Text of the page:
JULY 2 was a Saturday, the first for the month. Already by tradition, the group, acknowledged stalwarts of the communist movement in Central Luzon, held their reunion and I was honored to be invited to the occasion. The former Kilusang Makabayan (KM) firebrand, Luzvimindo David, had conveyed to me the invitation at the farewell party of some sort thrown by Vice President Jejomar C. Binay, at the Coconut Palace, a week earlier; Mindo and I were part of Barangay Binay, one of several so-called parallel groups supporting the presidential campaign of Jojo. I thought it would be nice hobnobbing with old comrades once again and I told Mindo I would attend the reunion.
I asked kumpadre Diego Cagahastian if he wanted to go with me; we shared a collective, a highly-secret one, known only to the General Command of the New People’s Army to which it was directly responsible.
“Yes,” came Diego’s curt text reply.
But as the day of the occasion neared, Diego texted me a lengthier message: “By the way, be sure you do not have personal security problem in this reunion. Baka nasaktan mo na nang husto si Joma.”
I could understand Diego’s concern. He certainly could be thinking of the fate that befell Rolando Kintanar, former NPA chief, who was gunned down in 2003 in an assassination to which Jose Maria Sison owned up through his spokesman Ka Roger Rosal. The implied allusion to the incident rather amused me. RK (as we fondly called Kintanar) had one whole armed group to match up with that of Joma; I only have my personal computer.
If at all, what I would meet up with is computer-generated ratatat, as were the comments thrown at my review of “Heneral Luna” in which I likened the killing of Luna by Aguinaldo to that of Kintanar by Sison. Our former intelligence head of the NPA General Command had suspected that those comments, ostensibly from one Arao Liwanag, were from Sison himself.
“Binabanatan ka ni Joma,” said Ka Arman.
I shrugged a shoulder.
Anyway, just to satisfy Diego’s concern, I conveyed the matter to Mindo, who, in a text message, rather amusedly said that in the reunion there wouldn’t be any RA (Reaffirmist) and RJ (Rejectionist), only Rejoice. Just to clarify this matter, in 1991, Sison issued his Reaffirm Our Basic Principle, Stand By Marxism-Leninism-Mao Tse Tung Thought.
Ostensibly meant to rectify what were perceived to be errors of the Communist Party of the Philippines, the document instead served to split the Party and throw back the revolution to where it began in the late 60s.
Two other prominent revolutionary leaders, who were gunned down in the wake of the Reaffirm, were Popoy Lagman, head of the powerful NCR Regional Party Committee and the urban guerrilla unit Alex Boncayao Brigade, and Arturo Tabara, of the Visayas region. All those who fell were opposed to the Sison protracted people’s war strategy; Kintanar’s proposal, which was approved by then-CPP Chairman Rodolfo Salas, alias “Kumander Bilog” (Sison reassumed leadership of the Party after being released by Cory in 1986), was for a quick, urban-based insurrection in the genre of the Sandinista uprising in Panama.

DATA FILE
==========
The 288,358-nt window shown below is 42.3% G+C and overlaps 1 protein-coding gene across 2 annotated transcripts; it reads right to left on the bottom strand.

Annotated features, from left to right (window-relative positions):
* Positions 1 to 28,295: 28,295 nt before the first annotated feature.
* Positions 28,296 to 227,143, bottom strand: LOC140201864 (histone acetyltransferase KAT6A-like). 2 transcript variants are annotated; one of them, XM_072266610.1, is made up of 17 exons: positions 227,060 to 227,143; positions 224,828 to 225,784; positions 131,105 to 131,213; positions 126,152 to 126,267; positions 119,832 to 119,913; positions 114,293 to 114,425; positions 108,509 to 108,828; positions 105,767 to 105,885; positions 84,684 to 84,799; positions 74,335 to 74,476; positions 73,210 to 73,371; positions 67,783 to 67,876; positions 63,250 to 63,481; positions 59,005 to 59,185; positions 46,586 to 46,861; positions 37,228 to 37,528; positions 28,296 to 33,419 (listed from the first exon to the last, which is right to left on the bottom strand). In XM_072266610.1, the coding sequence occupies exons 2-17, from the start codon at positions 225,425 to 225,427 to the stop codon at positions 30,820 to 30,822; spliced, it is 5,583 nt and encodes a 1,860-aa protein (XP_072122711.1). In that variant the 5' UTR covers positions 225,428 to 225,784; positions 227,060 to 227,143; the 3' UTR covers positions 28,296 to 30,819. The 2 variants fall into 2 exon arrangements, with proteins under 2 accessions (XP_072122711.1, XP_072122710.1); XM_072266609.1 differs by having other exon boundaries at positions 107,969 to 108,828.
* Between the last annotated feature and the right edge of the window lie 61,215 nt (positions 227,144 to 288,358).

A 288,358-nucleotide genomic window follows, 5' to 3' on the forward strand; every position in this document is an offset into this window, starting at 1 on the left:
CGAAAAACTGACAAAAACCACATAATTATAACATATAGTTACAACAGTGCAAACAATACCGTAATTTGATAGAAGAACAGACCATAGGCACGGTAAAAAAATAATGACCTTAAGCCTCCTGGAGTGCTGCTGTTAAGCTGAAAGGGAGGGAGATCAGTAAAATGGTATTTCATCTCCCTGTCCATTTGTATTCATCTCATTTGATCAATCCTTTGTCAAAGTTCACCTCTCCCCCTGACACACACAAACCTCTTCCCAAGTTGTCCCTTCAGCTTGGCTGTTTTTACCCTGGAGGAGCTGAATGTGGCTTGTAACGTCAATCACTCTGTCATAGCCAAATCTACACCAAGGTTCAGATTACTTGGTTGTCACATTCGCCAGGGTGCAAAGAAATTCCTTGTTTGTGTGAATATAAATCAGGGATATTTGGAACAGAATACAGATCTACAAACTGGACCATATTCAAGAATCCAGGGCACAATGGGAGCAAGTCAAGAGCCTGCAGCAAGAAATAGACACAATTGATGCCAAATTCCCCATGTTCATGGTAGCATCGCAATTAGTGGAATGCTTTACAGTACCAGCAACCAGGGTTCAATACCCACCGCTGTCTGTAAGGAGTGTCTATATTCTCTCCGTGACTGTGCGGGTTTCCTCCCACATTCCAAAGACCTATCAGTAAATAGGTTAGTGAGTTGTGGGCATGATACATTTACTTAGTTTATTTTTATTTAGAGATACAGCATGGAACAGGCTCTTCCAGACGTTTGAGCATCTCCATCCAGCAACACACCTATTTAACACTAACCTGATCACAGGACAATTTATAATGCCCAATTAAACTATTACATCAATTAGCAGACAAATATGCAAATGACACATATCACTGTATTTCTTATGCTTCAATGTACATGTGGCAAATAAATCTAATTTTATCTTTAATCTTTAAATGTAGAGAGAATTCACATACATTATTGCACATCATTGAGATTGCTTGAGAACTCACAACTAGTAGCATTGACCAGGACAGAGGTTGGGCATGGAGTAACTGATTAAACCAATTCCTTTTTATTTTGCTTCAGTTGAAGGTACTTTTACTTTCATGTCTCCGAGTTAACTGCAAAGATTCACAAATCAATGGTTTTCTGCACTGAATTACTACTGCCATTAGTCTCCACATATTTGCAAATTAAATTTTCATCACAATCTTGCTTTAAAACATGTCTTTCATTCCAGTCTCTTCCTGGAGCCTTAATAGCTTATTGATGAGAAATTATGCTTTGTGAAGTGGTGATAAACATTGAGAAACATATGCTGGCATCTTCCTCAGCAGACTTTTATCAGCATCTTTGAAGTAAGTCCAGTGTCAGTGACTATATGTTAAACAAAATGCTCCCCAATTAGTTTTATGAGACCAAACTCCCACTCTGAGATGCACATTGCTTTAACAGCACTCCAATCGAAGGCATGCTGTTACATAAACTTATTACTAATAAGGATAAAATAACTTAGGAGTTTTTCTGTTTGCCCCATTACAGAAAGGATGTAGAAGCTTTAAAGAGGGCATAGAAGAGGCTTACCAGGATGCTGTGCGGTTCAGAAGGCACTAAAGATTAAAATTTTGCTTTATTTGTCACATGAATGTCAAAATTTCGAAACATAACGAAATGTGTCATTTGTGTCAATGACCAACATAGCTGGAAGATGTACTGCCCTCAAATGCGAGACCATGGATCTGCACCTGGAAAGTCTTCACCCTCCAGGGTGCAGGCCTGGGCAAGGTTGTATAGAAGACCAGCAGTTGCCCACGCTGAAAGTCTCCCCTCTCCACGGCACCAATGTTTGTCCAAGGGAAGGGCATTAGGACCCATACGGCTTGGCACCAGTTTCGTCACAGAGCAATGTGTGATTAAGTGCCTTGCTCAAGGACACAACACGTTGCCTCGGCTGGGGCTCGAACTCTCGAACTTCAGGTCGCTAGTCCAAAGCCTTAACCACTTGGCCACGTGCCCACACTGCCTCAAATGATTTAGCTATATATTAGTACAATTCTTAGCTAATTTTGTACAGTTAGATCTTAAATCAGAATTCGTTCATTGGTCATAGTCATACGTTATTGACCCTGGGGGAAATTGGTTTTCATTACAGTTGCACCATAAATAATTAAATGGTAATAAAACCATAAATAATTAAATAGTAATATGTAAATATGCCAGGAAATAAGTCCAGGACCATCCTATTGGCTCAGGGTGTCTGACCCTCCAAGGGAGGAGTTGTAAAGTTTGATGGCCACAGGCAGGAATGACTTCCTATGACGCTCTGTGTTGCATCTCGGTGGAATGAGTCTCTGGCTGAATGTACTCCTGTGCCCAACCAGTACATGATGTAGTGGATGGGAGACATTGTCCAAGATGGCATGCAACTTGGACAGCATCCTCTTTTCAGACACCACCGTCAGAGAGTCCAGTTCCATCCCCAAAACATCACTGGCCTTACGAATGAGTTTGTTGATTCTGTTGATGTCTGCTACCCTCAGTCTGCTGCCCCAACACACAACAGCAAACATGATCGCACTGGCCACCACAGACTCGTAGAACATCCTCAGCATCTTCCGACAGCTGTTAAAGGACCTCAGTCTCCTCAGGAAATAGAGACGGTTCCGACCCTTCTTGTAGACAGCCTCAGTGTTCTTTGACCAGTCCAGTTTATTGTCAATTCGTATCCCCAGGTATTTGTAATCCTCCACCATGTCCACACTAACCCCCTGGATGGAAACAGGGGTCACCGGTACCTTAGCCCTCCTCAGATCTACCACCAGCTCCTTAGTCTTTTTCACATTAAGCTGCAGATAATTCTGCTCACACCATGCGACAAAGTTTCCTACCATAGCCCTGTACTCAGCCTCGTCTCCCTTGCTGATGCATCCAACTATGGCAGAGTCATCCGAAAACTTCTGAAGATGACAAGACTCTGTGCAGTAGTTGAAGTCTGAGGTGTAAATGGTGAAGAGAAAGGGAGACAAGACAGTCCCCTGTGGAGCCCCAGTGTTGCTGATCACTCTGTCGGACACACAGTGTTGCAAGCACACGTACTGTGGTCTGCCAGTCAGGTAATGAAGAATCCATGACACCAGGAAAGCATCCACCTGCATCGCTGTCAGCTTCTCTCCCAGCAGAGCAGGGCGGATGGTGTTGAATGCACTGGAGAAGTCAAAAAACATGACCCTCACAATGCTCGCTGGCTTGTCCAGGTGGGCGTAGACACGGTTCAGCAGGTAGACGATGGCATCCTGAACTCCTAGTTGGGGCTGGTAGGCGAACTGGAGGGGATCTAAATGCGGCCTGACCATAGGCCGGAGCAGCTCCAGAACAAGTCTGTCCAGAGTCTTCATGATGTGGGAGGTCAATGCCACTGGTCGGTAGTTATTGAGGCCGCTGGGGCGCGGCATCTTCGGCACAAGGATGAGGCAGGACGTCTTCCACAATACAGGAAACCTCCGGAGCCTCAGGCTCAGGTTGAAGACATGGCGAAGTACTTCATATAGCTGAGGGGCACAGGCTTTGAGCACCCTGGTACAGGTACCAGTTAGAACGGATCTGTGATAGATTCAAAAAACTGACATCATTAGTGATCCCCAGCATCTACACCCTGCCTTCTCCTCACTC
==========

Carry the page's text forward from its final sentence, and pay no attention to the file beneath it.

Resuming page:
By Mindo’s assurance, these issues no longer mattered in the upcoming reunion.
My private hankering, however, was that those issues would still be in the agenda. I asked Mindo who would be attending on the occasion. First, he said, would be Juaning Rivera, whom I had not met yet but whose name rang a bell as a former member of the CPP Central Committee. Then Mindo said Bilog would be there. This got me particularly excited.
I first met Bilog in 1985 when he was brought to my place in Antipolo by Ka Choleng, a collective-mate in the Katipunan ng mga Samahan ng mga Manggagawa (KASAMA).
Before that, my small farm served as a study site for a Party Group, calling itself as an organ of IL (for International Liaison, whatever that was), which they claimed as the most powerful organ of the Party next to the NPA. It turned out that the head of the group, Ka Sandra, knew Ka Choleng, who in turn knew Kumander Bilog. Learning, presumably, of the huge utility of the farm for revolutionary purposes, Bilog gave the directive that thenceforth the place would be reserved only for top leadership of the Party and the Army.
Thus, it came to pass that my house became the general headquarters of some sort for the General Staff of the NPA, the Komiteng Tagapagpaganap ng Komite Sentral (Executive Committee of Central Committee – KTKS), the executive arm of the CPP, and the CPP Politburo.
The last big name Mindo cited was Payat, a fond moniker for Bernabe Buscayno, alias “Kumander Dante.”
“Pero hindi sigurado kung makararating si Payat (But it’s not sure Payat would be coming,” said Mindo. “Hindi na siya masyadong naglalalabas, lalo na sa gabi (He doesn’t go out often anymore, especially at night).”
The last time I met Dante was in 1986, right after his release as a consequence of the EDSA revolt; he and Sison were among the very first prisoners ordered freed by Cory. A film-producer friend was interested in filming his story and I arranged a meeting with Dante to discuss the matter. The meeting took place at the pavilion of the farm adjacent to mine, the Valdez Farm owned by Ambassador Carlos Valdez. (No intention here to involve the ambassador in this matter; it just so happened that the caretakers of the Valdez farm were friendly enough to allow us the use of the place for what, I told them, was a meeting for filming purposes.) Diego was with me in that meeting.
During the course of the discussion, Dante asserted that despite his long incarceration, he remained head of the NPA. At once, I sensed a very serious problem.
(To be continued.)